Jury Again Sides With GM In Ignition Switch Lawsuit

A Texas jury last week again sided with General Motors in a lawsuit over the company's defective ignition switches.

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A Texas jury last week again sided with General Motors in a lawsuit over the company's defective ignition switches.

The lawsuit was filed by a Zachary Stevens and his parents; Stevens, then 19, was driving his 2007 Saturn Sky when it collided with a guardrail and careened into oncoming traffic some five years ago. Stevens suffered brain injury and the driver of another car was killed in the crash.

Stevens' attorneys argued that the vehicle's ignition switch cut off power to the car and led Stevens to lose control; the automaker, however, argued that he recklessly attempted to pass cars on the shoulder of a rain-slicked road.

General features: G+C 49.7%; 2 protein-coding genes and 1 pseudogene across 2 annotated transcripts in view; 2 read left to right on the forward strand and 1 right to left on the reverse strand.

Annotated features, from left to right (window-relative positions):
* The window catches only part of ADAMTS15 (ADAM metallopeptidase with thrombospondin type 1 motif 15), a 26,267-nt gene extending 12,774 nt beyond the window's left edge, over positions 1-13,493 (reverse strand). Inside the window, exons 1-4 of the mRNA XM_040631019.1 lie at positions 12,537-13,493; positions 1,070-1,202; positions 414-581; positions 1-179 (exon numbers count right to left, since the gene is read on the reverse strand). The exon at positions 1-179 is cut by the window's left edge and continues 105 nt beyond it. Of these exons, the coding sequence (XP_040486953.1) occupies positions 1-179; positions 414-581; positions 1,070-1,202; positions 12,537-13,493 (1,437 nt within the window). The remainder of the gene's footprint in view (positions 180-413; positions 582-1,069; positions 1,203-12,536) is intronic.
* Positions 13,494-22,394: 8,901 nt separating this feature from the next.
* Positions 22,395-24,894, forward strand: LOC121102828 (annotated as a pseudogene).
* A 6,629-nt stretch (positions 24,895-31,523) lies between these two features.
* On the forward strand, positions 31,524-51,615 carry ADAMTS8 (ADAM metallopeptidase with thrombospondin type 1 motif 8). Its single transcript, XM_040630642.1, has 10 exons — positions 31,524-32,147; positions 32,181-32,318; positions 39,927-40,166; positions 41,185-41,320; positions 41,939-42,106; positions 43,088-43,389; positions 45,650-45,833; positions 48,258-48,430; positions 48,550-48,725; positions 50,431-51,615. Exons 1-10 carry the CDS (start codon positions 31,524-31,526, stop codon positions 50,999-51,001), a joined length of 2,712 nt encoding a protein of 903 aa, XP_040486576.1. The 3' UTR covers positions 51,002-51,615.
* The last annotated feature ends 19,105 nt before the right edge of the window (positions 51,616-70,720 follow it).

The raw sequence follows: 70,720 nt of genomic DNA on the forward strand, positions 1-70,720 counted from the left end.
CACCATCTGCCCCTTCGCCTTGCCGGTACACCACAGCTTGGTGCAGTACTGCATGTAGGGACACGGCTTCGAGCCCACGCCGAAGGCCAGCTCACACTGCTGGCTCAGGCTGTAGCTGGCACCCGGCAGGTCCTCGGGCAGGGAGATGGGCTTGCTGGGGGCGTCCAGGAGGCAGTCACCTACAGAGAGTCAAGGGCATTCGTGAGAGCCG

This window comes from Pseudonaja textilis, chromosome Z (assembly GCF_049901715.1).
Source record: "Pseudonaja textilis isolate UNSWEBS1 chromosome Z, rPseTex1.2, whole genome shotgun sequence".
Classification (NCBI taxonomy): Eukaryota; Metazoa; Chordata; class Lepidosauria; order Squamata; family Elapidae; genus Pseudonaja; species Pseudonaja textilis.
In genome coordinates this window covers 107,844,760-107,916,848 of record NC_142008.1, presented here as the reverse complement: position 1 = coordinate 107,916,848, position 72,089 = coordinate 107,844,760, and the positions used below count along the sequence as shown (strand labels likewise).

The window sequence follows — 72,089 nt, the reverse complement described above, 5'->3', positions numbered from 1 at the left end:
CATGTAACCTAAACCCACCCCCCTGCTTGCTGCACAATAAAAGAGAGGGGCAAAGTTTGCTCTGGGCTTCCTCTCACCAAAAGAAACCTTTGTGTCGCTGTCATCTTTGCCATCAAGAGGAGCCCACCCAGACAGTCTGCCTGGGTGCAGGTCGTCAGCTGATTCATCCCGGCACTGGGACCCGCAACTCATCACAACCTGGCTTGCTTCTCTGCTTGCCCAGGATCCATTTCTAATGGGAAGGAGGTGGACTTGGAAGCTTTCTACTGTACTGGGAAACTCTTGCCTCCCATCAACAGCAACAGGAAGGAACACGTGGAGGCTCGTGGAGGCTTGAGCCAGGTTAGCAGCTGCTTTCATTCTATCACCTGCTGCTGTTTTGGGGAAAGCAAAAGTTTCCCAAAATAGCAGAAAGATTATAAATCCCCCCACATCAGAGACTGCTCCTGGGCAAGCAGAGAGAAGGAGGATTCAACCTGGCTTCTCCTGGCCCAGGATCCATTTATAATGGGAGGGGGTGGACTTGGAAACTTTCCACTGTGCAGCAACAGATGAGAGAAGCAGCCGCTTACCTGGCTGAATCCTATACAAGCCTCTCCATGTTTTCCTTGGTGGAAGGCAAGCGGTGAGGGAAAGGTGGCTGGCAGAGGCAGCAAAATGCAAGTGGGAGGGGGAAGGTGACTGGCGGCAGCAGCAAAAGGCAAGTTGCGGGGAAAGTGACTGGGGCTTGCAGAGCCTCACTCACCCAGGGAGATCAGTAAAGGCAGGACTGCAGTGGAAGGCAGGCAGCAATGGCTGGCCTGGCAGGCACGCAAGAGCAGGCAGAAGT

The 12-person Houston jury sided with GM, the Detroit Free Press reported.

"What happened was simple and tragic: This was a high-speed side-impact crash on a wet road caused by an extremely reckless young man who tried to pass cars on the right shoulder and lost control," the automaker said.

The 2007 Sky was one of the models in a 2014 recall of 2.6 million GM vehicles. The ignition switches in those cars could inadvertently slide into the "off" position and disable critical safety features.

A compensation fund established by the automaker determined that the switches caused 124 deaths and 274 injuries.

One of many lawsuits over the problem also found that GM officials knew about the problem for years prior to the recall.

The Stevens case was one of six initial lawsuits picked by a New York federal court to serve as a bellwether for hundreds of additional civil cases. It was the third to go to trial, and last week’s verdict made GM three-for-three to date.

A 2014 crash near New Orleans was blamed on icy conditions rather than a faulty ignition, while the first case was halted after the plaintiffs were found to have lied under oath.

Another dozen cases, however, are scheduled to go to trial over the next 12 months, Bloomberg reported. The next case, which involves a 2011 crash in Virginia, will begin next month in New York federal court.

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